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Spanish is one of the most popular languages in the world. That is why it is necessary to dispel some myths about the Spanish language.
Spanish is the same as Castilian. The Spanish language was born in the kingdom of Castile. In this historical region of modern Spain are today the autonomies of Castile and Leon, Madrid, Rioja and La Mancha. That is why the Spanish language is often called Castilian, even the native speakers themselves use this designation. But philologists do not agree with this approach. Indeed, in this situation, all other languages that exist on the territory of the country cease to be Spanish. And this is Basque, Aragonese, Asturian, Catalan and Galician.
In Cuba, they speak their own, Cuban language, and in Mexico - Mexican. In fact, such languages do not exist at all. They are all dialects of the common Spanish language, which is one of the most spoken in the world. It is spoken not only in Spain and Latin America itself (Brazil and Haiti are the exception here). Even in some states of America and in Puerto Rico, the language is the same official as English. All in all, about half a billion people in the world speak Spanish, and not some kind of "Mexican".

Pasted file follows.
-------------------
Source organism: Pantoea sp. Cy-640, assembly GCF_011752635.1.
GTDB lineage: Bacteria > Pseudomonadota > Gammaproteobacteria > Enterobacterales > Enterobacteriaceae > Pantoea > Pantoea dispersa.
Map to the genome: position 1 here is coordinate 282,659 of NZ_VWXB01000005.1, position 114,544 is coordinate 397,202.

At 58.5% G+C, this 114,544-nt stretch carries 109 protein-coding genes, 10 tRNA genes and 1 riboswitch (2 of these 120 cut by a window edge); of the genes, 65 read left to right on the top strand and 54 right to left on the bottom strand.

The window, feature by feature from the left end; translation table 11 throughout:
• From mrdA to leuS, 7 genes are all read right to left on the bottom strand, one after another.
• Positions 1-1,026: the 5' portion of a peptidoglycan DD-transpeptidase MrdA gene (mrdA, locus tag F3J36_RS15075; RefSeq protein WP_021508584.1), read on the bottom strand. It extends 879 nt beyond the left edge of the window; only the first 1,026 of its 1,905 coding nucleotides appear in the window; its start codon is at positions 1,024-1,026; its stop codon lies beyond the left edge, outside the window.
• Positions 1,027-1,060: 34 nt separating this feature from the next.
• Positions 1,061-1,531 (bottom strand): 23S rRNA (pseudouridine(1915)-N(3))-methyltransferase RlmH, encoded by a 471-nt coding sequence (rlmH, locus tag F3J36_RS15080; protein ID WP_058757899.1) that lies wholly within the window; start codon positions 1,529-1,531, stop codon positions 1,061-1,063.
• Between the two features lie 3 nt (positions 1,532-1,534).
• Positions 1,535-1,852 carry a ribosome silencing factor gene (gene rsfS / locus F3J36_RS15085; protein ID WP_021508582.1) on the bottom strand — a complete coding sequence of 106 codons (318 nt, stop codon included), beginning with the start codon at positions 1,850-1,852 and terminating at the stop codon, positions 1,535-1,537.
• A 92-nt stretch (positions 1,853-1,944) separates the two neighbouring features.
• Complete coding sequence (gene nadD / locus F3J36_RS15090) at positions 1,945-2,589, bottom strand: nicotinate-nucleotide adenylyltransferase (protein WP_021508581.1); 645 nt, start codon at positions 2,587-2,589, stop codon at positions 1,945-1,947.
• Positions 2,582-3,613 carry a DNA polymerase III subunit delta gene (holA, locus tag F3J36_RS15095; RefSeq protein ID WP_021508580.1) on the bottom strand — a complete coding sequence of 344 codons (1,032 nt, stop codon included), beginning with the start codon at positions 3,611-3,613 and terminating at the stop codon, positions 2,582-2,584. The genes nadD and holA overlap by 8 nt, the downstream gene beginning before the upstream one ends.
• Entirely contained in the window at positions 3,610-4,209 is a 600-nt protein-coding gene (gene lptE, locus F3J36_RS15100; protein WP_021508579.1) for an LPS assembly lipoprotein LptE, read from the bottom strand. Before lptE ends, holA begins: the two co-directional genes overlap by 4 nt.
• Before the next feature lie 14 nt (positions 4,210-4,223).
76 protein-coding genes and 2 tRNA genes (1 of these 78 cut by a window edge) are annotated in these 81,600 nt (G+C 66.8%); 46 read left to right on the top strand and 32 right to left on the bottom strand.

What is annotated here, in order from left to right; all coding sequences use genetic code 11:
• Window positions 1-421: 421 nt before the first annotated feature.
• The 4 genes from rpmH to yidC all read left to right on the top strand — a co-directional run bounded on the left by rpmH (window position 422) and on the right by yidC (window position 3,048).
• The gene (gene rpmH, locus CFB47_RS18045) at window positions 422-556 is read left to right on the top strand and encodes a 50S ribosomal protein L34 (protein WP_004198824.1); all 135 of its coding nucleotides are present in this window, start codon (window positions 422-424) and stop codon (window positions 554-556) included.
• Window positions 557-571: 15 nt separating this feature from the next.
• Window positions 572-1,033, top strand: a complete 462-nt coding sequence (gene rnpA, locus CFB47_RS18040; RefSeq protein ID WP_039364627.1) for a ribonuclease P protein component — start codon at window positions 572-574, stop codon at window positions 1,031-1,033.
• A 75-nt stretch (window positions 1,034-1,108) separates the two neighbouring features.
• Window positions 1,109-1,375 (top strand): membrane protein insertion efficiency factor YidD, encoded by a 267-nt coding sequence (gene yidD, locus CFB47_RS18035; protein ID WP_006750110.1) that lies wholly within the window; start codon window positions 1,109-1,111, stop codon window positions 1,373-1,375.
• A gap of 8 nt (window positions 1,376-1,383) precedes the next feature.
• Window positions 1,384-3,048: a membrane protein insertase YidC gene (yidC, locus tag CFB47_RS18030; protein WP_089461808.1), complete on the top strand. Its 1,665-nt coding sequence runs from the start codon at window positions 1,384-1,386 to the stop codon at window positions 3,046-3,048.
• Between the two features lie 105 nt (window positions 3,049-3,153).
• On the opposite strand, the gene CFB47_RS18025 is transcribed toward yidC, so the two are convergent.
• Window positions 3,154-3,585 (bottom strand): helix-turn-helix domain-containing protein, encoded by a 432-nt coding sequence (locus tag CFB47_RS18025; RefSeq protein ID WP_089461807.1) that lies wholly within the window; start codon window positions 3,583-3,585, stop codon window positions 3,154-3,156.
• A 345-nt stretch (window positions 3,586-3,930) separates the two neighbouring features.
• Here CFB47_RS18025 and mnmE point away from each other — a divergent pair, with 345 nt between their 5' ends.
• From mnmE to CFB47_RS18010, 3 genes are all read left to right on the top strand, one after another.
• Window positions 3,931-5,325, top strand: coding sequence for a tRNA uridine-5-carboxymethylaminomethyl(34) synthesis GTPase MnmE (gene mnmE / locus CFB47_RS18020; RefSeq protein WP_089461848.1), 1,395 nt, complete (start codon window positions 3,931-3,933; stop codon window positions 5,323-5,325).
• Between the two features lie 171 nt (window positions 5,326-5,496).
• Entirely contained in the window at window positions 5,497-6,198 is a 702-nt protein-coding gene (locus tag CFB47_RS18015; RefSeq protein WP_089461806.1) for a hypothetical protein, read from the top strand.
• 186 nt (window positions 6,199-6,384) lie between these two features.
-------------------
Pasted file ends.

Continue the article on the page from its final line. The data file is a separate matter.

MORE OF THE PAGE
All Hispanic people know English well. Indeed, many in Latin America and Spain are fluent in English, yet proud of their native language. That is why, turning to a passer-by with an English speech, there is a risk of seeing a misunderstanding in the eyes of the interlocutor, even if he actually understands what is at stake. So, when going to countries with the Spanish language, it is worth taking a phrasebook with you, otherwise the visit may pass in silence, and the English language will remain useless. It is pertinent to note the fact that the number of native speakers of the Spanish language surpasses English.
Spanish is difficult to learn. Nobody says that this language has a simple grammar. But learning Spanish is not so difficult if you want to. There are no particular difficulties with pronunciation and reading, since most of the words are written in the same way as they are heard. Vowel sounds are not reduced here. Spanish is part of the world's most widely spoken Indo-European language family. In structure, it is similar to other Romance languages such as Italian, Portuguese and French. Knowing them, you can easily understand the Spaniard. It is also worth understanding that in this language many words are borrowed from Arabic, English and Latin.
It was in Spanish that inverted question and exclamation marks appeared. It is believed that such characters best convey the expression of native speakers of this language. This is only partly true. Spaniards' speech is really fast and lively, while Spaniards are temperamental and hot. That is why such punctuation marks help them tune in the right way. But again, philologists believe that these punctuation marks do not carry a special load, they are just convenient. Indeed, due to the peculiarities of Spanish grammar, from the very beginning of the sentence, it is difficult to understand with what intonation - interrogative or exclamatory, it should be pronounced. Inverted punctuation marks did not appear in the language immediately, but only from the middle of the 18th century.